“Medical professionals would say it was textbook. I breathed my baby out into the water calmly, with no drugs… And I still ended up like this.” By “this”, Ms Harry is referring to the emotional and physical trauma she was left to nurse, with lifelong consequences.
Ms Harry’s memories of her labour are that it was easy and straightforward. She did feel a “ripping” sensation right as her daughter was crowning, but when her doctors later checked her, they told her she had only a mild prolapse and first degree perineal tear – nothing to worry about.
“Early on I thought something was not quite right, but people kept saying I was completely normal. I couldn’t walk, I couldn’t sit down because I was in so much pain,” she told Mamamia.
“Three days postpartum I pushed to get to breastfeeding class. Some women had given birth 24 hours ago and were sitting on wooden chairs with their legs crossed. I needed a cushion, and even that was painful. I lost the end of the class because I had to leave, I was in that much pain.”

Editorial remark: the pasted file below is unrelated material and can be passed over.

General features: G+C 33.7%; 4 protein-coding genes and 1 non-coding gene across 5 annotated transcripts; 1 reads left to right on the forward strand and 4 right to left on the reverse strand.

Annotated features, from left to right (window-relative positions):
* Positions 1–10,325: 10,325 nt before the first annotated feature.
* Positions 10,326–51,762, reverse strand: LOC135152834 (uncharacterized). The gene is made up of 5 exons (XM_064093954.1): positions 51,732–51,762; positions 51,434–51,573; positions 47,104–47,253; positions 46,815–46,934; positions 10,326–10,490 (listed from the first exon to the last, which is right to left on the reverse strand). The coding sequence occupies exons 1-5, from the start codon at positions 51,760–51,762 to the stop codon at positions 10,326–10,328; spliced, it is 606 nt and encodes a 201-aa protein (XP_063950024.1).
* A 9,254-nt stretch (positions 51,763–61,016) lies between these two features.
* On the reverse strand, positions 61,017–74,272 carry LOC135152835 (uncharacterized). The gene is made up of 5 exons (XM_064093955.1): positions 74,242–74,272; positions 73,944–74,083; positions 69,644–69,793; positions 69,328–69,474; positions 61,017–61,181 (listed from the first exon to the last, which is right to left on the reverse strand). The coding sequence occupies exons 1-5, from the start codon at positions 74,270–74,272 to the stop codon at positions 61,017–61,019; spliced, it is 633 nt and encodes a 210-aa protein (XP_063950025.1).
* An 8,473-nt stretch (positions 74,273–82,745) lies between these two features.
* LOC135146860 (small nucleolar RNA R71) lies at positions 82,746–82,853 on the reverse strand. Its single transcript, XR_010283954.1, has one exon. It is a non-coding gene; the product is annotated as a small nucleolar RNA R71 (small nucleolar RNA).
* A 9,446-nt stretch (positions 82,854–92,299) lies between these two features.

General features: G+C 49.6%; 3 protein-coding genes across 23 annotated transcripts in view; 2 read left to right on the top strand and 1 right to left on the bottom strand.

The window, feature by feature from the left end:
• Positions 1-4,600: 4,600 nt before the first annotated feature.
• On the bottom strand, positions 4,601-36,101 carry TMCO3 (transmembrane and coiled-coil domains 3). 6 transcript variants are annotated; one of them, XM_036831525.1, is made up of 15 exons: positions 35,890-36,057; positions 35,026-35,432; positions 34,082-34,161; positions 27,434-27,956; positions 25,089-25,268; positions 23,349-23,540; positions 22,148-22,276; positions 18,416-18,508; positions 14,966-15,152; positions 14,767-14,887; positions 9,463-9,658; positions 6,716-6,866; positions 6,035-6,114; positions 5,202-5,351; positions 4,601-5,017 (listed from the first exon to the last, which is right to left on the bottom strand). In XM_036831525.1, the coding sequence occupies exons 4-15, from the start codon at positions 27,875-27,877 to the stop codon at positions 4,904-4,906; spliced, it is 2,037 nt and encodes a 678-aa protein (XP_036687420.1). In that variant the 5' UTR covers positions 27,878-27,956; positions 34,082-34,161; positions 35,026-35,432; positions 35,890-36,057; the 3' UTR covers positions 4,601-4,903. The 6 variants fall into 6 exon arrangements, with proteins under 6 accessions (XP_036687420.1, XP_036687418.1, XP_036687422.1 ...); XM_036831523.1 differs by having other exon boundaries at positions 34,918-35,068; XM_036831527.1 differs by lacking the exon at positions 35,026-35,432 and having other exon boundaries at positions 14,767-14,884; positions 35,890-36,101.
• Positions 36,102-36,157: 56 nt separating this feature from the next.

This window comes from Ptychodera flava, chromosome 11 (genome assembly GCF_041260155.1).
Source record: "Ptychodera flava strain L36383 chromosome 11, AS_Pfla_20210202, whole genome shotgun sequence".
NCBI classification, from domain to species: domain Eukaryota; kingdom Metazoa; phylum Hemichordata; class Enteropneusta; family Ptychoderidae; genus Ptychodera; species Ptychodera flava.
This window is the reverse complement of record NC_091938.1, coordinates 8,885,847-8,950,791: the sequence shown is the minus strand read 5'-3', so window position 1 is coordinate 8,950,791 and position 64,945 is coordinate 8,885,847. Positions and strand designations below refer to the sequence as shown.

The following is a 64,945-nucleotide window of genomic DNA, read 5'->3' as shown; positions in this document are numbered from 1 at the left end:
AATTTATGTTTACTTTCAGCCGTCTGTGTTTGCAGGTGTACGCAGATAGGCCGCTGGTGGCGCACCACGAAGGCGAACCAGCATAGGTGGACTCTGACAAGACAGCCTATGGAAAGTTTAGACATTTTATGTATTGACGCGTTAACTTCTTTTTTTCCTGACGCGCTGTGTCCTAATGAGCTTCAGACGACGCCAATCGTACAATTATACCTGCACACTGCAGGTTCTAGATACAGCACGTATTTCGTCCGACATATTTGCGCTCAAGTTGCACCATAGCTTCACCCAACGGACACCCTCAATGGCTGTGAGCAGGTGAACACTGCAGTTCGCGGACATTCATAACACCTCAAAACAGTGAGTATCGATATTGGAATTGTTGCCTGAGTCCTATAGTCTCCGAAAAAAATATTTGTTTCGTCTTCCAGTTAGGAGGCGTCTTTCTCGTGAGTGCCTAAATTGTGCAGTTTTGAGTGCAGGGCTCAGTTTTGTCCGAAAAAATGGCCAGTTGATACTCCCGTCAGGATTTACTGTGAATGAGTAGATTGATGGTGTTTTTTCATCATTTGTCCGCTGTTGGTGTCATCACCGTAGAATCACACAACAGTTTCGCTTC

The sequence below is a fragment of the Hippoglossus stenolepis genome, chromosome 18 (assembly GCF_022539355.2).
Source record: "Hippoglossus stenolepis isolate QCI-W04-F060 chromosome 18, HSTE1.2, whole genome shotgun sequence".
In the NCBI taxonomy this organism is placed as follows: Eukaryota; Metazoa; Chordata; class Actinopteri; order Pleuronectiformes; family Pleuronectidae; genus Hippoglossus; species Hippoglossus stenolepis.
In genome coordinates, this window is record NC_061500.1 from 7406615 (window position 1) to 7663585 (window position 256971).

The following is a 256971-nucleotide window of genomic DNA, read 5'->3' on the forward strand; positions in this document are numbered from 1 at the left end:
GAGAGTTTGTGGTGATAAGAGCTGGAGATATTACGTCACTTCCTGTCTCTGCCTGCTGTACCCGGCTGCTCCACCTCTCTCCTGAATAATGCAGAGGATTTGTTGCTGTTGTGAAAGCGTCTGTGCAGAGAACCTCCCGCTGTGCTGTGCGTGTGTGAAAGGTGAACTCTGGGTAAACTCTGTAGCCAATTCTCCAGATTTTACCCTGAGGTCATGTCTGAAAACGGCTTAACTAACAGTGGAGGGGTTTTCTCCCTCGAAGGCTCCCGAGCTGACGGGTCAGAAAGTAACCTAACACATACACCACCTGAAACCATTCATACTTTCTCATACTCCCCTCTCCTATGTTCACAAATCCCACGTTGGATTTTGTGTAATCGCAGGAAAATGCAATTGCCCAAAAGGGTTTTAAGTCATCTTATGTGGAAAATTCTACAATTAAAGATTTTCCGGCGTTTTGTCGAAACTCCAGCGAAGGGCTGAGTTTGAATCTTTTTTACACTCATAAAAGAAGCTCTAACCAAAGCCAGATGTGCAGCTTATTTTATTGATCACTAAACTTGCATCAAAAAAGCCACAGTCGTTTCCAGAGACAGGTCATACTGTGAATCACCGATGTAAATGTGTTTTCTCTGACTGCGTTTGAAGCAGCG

Ms Harry couldn't escape the memory of a distinct feeling of tearing. Eventually, when her daughter Michelle was four-months-old, she sought advice from a different specialist. She was told she likely had a levator avulsion, which meant her pelvic floor muscles had been pulled off the bone, leaving her pelvic organs exposed and putting her at high risk of severe prolapse.
According to the Australian Birth Trauma Association's research, 10-20 per cent of first-time mothers (between 15,000 and 30,000 women in Australia per year) may suffer major irreversible physical birth trauma in the form of pelvic floor muscle and/or anal sphincter tears. Additionally, up to 20 per cent of all women who deliver a baby vaginally will end up with surgery for pelvic organ prolapse, anal or urinary incontinence.